ALSO KNOWN AS:
Min Mahagiri; The House Nat
Once upon a time, a blacksmith named Nga Tin De (“Mr. Handsome,” also known as U Tin De) and his sister, Shwem Yethna (“Golden Face”) lived in the city of Tagaung. Both were kind, generous, gorgeous, powerful, and beloved. Nga Tin De was so strong he wielded two hammers at once, one in each hand. They were not just siblings; they were best friends. King Thinlik yaung (344–387 CE) resented the blacksmith’s magical powers and spiritual authority, not to mention his physical strength. The king sent an assassination squad to cut his throat while he slept, making it look like a robbery so the king wouldn’t be suspected. One assassin secretly warned Mr. Handsome, who fled into the forest.
Meanwhile the king, smitten with beautiful Golden Face, allayed her suspicions, admitting that he sought to capture her brother but only to discover whether he was plotting against the throne. Golden Face married him, becoming one of his queens. (It’s never clear whether his love is sincere or if it’s all a ploy to capture her brother.) The king explained to Golden Face that since he and Nga Tin De were now in-laws, the blacksmith had nothing to fear. She fell for his argument. As a truthful, honest person, she expected her husband to behave likewise. Golden Face sent a messenger to the jungle inviting the blacksmith to join her at court.
She traveled to the forest’s edge with the king and royal entourage to greet her brother, or so she thought. As Mr. Handsome emerged, guards grabbed him, bound him to a saga tree, piled tinder around him, and set him on fire. Not believing her eyes, Golden Face attempted to intervene, but guards restrained her. Finally realizing that she’d been used to betray her beloved brother, she shouted out a curse, broke free of the guards, ran to the tree, and flung herself on the flames. Brother and sister burned to death, in the process transforming into angry Nats who dwell in the tree. Only their heads were left unburned.
• Legends circulated regarding how generous the two had been toward poor villagers.
• The royal court was plagued by disasters ranging from epidemics to lost treasure.
The poor and oppressed began to worship the Nats. The king’s original fears about Mr. Handsome proved true: in death, the blacksmith’s power began to rival his own. The king ordered the saga tree chopped down and thrown into the Irawaddy River. The ruler of the rival kingdom of Pagan, aware of the situation, had the tree fished out of the river as it floated downstream. He commissioned beautiful images of the brother and sister, which were enshrined atop Mount Popa, transforming the blacksmith and his sister into benevolent oracular spirits, known as Min Mahagiri—“Lords of the High Mountain” even though one is a lady.
There are technically seven Mahagiri Nats:
• The blacksmith Min Mahagiri
• Shwei Na Bai, his dragon wife
• Shin Byu and Shin Nyou, their sons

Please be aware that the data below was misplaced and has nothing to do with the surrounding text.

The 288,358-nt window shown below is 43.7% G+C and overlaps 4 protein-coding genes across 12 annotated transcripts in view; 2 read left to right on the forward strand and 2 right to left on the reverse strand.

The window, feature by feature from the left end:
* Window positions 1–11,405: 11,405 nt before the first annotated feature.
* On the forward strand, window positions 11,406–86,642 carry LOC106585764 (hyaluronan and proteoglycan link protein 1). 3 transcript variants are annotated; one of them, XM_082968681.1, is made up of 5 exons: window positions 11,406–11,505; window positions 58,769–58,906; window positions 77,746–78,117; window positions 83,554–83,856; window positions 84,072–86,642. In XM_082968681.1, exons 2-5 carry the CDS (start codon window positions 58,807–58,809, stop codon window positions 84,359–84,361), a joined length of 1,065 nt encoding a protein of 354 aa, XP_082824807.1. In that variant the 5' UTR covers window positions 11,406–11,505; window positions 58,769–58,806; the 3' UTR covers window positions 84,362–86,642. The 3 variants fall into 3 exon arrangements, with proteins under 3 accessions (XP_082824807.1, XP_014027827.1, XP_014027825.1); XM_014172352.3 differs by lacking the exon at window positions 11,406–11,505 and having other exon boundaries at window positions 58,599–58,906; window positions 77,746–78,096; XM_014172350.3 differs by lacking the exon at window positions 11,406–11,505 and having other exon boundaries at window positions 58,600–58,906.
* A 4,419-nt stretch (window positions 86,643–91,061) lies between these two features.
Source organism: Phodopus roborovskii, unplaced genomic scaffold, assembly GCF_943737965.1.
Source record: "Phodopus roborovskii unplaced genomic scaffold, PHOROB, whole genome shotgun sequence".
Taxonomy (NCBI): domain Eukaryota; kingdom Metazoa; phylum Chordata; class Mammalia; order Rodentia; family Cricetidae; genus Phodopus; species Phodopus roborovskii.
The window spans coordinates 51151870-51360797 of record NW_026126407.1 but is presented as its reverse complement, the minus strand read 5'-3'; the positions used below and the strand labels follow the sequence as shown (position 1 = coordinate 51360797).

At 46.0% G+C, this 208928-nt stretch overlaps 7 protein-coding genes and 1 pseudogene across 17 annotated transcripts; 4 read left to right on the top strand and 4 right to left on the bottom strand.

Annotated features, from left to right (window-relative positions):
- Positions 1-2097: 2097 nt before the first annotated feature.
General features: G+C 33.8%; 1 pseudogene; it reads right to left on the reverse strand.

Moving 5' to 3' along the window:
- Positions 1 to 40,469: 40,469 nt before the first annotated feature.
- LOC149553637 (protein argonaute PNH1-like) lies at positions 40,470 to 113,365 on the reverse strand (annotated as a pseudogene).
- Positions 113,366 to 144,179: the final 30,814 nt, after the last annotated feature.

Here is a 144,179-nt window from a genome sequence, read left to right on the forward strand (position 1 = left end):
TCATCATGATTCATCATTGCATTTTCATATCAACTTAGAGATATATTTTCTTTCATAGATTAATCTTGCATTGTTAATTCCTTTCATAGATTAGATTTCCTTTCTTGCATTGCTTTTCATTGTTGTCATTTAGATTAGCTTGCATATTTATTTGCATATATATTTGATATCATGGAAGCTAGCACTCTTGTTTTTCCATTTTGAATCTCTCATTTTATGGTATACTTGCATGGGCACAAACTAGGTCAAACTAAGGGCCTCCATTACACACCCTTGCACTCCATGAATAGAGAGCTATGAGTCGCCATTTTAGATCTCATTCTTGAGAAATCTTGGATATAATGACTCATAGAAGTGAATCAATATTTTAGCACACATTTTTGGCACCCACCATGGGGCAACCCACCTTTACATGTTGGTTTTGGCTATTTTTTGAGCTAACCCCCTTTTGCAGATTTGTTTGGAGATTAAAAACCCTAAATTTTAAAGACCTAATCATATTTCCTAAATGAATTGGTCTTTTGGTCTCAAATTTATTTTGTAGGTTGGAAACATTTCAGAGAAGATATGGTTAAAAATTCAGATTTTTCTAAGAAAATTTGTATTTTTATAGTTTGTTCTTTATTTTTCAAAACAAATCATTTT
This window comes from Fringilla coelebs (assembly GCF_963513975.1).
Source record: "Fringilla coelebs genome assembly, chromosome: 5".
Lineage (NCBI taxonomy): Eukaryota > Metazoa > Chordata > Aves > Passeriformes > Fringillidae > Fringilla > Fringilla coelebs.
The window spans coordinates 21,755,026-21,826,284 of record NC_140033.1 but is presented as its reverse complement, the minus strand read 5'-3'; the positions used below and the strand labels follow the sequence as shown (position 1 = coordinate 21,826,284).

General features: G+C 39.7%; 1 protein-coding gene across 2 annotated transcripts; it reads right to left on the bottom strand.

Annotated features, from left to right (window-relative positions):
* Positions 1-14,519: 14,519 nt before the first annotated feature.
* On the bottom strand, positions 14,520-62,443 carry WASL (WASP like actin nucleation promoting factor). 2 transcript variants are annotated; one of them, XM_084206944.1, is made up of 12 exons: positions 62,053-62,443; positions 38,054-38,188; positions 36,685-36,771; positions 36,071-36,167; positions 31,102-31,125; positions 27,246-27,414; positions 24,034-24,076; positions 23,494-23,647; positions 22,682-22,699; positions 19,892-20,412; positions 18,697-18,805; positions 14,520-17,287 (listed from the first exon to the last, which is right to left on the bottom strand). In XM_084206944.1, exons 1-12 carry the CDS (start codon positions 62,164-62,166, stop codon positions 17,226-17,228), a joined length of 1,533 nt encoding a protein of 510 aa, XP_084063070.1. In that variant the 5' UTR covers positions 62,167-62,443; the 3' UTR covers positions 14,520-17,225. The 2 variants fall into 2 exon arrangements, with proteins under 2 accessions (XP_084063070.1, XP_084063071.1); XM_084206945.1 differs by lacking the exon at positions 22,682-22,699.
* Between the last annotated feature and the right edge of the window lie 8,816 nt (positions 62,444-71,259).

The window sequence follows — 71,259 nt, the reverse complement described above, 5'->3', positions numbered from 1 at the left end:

• Golden Face, his sister who died with him
• Ma Htwei Byu, another younger sister
• Ma Ne, his younger sister’s daughter
Min Mahagiri are considered the oldest of the thirty-seven official Nats. Brother and sister are venerated together, but she is now somewhat subordinate to her brother. (Other members of their family are enshrined with them, too.) Although theoretically, Thagya Min (Indra) is chief of the thirty-seven official Nats, in reality, Min Mahagiri the blacksmith is their leader. For centuries, until King Anawratha abolished Nat veneration, the first act of Burmese kings upon coronation was a pilgrimage to the Min Mahagiri shrine, where brother and sister would manifest and prophesize.
The Mahagiri Nats provide blessings of all kinds. Pilgrimages are still made to their mountain shrine. They are also household Nats, guarding individuals and their homes. As he was a blacksmith in life, it’s considered wise to acknowledge him when working with metal. Offerings are placed beside the appliance, machine, or tool in use. The Mahagiri Nats protect against thieves and illness but, like most Nats, are volatile. If they perceive disrespect, they cause illness or otherwise Demonstrate displeasure, usually via domestic disharmony.
Min Mahagiri may be represented by a coconut.
Saga (Michelia champaca), also known as champa or champak
In addition to the shrine on Mount Popa, Min Mahagiri is also the official household Nat who lives within the coconuts hung in his honor in Burmese homes.
Ritual: Traditionally a coconut, representing Min Mahagiri’s presence and protection, is hung from a beam or post. Replace when the stem falls off or it begins to rot or decay, whichever comes first. Make offerings to Min Mahagiri when the coconut is replaced.
Coconuts (the juice soothes their burns), jaggery, sticky rice, plain cooked white rice, bananas, pickled tea leaves, sandalwood
A coconut traditionally hung from the home’s southeastern pillar is simultaneously an offering to Min Mahagiri, an image of Min Mahagiri, and a home for Min Mahagiri.
- Nats, Thirty-Seven
Encyclopedia of Spirits: The Ultimate Guide to the Magic of Fairies, Genies, Demons, Ghosts, Gods & Goddesses – Written by : Judika Illes Copyright © 2009 by Judika Illes.